Treatment

The intravenous meropenem was changed to high-dose intravenous flucloxacillin based on sensitivities and hospital guidelines for management of IE. It was methicillin-sensitive staphylococcus aureus (MSSA), hence the patient did not decompensate with meropenem. While the splenic drain remained in situ, the patient was transferred to the cardiology ward for management of her endocarditis, where she received a full 6 weeks course of antibiotics.

Outcome and follow-up

Repeat ultrasound a month after splenic drain insertion showed resolving collection. The patient had serial TTEs during the treatment course, which demonstrated continuing reduction in the mass size on the valvular leaflet. The echocardiogram on treatment completion showed only trivially thickened leaflets. Biochemical inflammatory markers improved significantly and were in normal range prior to the patient's discharge from hospital.

Discussion

A splenic abscess, though rare (frequency 0.05–0.7%), has a high mortality rate when untreated (almost 100%),1 which can be lowered if the condition is appropriately managed. The classical presentation is with left upper quadrant abdominal pain, fever and splenomegaly. Imaging is necessary to facilitate diagnosis, common modalities being ultrasound and CT with abdominal ultrasound showing almost characteristic hypo anechoic or nearly anechoic, ovoid or round areas in the spleen.2 ,3 CT of the abdomen and pelvis with contrast can be more efficient in assessing the abscess and is sometimes the preferred modality.4

Splenic abscesses usually result due to embolisation from septic focus elsewhere,5 and localisation of the primary focus can be a challenge, as in our patient, who was immunocompromised being on long-term steroids. The initial TTE was normal and the IE was picked up on subsequent TTE undertaken because of clinical suspicion. Whether IE was the primary focus or secondary to a primary splenic pathology and abscess would be difficult to ascertain in this case. Limitations of TTE (compared to transoesophageal echocardiogram) would favour the former, though a potential splenic infarction resulting from haematological disorder could have led to secondary infection and abscess formation; this has also been reported.5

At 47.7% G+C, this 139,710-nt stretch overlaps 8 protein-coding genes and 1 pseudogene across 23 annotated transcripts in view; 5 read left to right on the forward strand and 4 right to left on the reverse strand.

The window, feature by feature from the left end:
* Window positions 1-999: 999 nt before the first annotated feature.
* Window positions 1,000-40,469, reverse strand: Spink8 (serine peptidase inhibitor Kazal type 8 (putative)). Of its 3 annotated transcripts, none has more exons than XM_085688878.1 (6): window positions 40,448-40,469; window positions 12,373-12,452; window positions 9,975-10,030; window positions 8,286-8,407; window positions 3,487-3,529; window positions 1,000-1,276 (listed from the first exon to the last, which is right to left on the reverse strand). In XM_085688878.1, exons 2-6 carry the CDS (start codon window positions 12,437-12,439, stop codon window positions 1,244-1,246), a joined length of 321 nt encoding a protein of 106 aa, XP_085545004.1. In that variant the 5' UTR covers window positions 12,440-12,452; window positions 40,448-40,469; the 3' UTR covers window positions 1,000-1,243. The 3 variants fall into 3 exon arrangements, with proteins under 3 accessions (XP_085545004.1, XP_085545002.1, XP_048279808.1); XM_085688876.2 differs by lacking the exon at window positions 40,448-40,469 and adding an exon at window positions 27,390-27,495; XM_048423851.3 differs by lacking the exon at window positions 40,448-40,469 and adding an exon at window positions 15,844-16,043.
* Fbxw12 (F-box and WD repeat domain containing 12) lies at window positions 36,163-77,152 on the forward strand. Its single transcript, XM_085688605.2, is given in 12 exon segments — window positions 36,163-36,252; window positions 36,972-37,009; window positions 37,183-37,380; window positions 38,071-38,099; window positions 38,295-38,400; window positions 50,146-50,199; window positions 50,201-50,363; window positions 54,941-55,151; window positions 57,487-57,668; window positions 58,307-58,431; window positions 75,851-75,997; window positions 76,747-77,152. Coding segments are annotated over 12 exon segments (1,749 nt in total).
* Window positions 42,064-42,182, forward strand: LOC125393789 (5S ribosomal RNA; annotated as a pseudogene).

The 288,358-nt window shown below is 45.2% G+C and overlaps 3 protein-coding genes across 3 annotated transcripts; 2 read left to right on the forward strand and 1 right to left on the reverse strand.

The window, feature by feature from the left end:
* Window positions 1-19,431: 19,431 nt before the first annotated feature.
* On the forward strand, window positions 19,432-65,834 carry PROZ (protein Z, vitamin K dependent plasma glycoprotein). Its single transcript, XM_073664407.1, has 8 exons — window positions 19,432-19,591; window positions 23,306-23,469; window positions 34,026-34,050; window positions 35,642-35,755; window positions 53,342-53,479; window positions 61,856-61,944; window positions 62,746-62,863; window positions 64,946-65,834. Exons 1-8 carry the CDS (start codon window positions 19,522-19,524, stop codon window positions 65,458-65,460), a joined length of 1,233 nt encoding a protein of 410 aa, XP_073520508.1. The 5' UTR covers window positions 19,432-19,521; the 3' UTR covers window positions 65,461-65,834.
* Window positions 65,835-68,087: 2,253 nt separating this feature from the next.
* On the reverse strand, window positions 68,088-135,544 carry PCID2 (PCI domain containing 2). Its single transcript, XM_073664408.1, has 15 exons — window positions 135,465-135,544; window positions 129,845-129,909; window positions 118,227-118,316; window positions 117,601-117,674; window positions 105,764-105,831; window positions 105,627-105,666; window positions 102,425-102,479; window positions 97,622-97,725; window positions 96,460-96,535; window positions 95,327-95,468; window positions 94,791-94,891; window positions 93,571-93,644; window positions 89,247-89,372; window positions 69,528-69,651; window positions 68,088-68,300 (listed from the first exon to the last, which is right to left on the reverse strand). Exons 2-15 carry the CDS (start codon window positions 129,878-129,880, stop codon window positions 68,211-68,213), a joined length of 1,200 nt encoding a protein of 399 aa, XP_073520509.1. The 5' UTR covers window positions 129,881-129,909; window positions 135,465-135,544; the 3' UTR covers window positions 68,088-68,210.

Diagnostic percutaneous aspiration guided by ultrasonography or CT scanning is useful in helping to confirm the diagnosis of splenic abscess and in providing a specimen for bacteriology. The medical management includes antibiotic therapy, which is usual based on sensitivities. Early diagnosis and percutaneous drainage is now considered an effective and relatively less invasive treatment option than surgical intervention with splenectomy. Percutaneous drainage can increase the chance of preserving the spleen and its immunological function, thus reducing the risk of overwhelming postsplenectomy infections.2 ,6 Surgery is reserved for patients who are stable and not amenable to percutaneous drainage. With patients in whom the less invasive treatment fails, laparoscopic splenectomy is now considered the most reliable treatment for this condition.2

Learning points

  • Splenic abscess is rare but has a high mortality if untreated.

  • When present, it is usually associated with primary focus elsewhere and commonly with infective endocarditis.

  • Clinicians should have a low threshold to undertake more sensitive imaging for endocarditis such as transoesophageal echocardiogram, or they should undertake serial transthoracic echocardiograms when no other focus is identified.

  • Treatment includes antibiotics based on sensitivity, image guided aspiration and, potentially, laparoscopic splenectomy in those who do not respond to the less invasive treatment.

Acknowledgments

The authors would like to acknowledge the support from Dr Anthony Cadwgan, Consultant Physician in Infectious Diseases, for his input in the management of this patient.

References

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Footnotes

  • Contributors LM and KFW contributed in the writing the initial draft of the manuscript. AUN and GIV contributed in the critical revision of the manuscript. All authors gave final approval of the manuscript.

  • Competing interests None.

  • Patient consent Obtained.

  • Provenance and peer review Not commissioned; externally peer reviewed.